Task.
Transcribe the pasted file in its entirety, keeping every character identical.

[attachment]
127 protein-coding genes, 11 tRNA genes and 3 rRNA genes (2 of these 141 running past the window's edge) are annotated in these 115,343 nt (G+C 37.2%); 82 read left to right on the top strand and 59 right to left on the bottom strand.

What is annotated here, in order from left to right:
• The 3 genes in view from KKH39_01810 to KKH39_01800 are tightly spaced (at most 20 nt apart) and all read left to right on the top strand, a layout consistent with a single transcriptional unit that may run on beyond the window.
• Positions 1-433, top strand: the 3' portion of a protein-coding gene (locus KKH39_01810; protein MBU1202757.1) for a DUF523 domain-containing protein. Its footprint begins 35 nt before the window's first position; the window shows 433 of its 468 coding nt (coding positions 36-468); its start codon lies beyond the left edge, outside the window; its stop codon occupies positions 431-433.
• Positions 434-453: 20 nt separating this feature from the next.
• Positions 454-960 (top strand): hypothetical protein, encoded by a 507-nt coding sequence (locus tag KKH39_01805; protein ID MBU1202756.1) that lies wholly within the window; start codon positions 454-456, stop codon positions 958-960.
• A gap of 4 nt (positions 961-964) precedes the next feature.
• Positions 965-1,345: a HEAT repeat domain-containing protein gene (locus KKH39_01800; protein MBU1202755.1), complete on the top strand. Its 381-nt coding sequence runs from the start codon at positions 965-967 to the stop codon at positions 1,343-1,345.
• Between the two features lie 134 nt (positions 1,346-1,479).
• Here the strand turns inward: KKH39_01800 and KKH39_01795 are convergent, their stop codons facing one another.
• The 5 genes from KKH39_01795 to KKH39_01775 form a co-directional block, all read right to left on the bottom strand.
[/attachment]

127 protein-coding genes, 11 tRNA genes and 3 rRNA genes (2 of these 141 running past the window's edge) are annotated in these 115,343 nt (G+C 37.2%); 82 read left to right on the top strand and 59 right to left on the bottom strand.

What is annotated here, in order from left to right:
• The 3 genes in view from KKH39_01810 to KKH39_01800 are tightly spaced (at most 20 nt apart) and all read left to right on the top strand, a layout consistent with a single transcriptional unit that may run on beyond the window.
• Positions 1-433, top strand: the 3' portion of a protein-coding gene (locus KKH39_01810; protein MBU1202757.1) for a DUF523 domain-containing protein. Its footprint begins 35 nt before the window's first position; the window shows 433 of its 468 coding nt (coding positions 36-468); its start codon lies beyond the left edge, outside the window; its stop codon occupies positions 431-433.
• Positions 434-453: 20 nt separating this feature from the next.
• Positions 454-960 (top strand): hypothetical protein, encoded by a 507-nt coding sequence (locus tag KKH39_01805; protein ID MBU1202756.1) that lies wholly within the window; start codon positions 454-456, stop codon positions 958-960.
• A gap of 4 nt (positions 961-964) precedes the next feature.
• Positions 965-1,345: a HEAT repeat domain-containing protein gene (locus KKH39_01800; protein MBU1202755.1), complete on the top strand. Its 381-nt coding sequence runs from the start codon at positions 965-967 to the stop codon at positions 1,343-1,345.
• Between the two features lie 134 nt (positions 1,346-1,479).
• Here the strand turns inward: KKH39_01800 and KKH39_01795 are convergent, their stop codons facing one another.
• The 5 genes from KKH39_01795 to KKH39_01775 form a co-directional block, all read right to left on the bottom strand.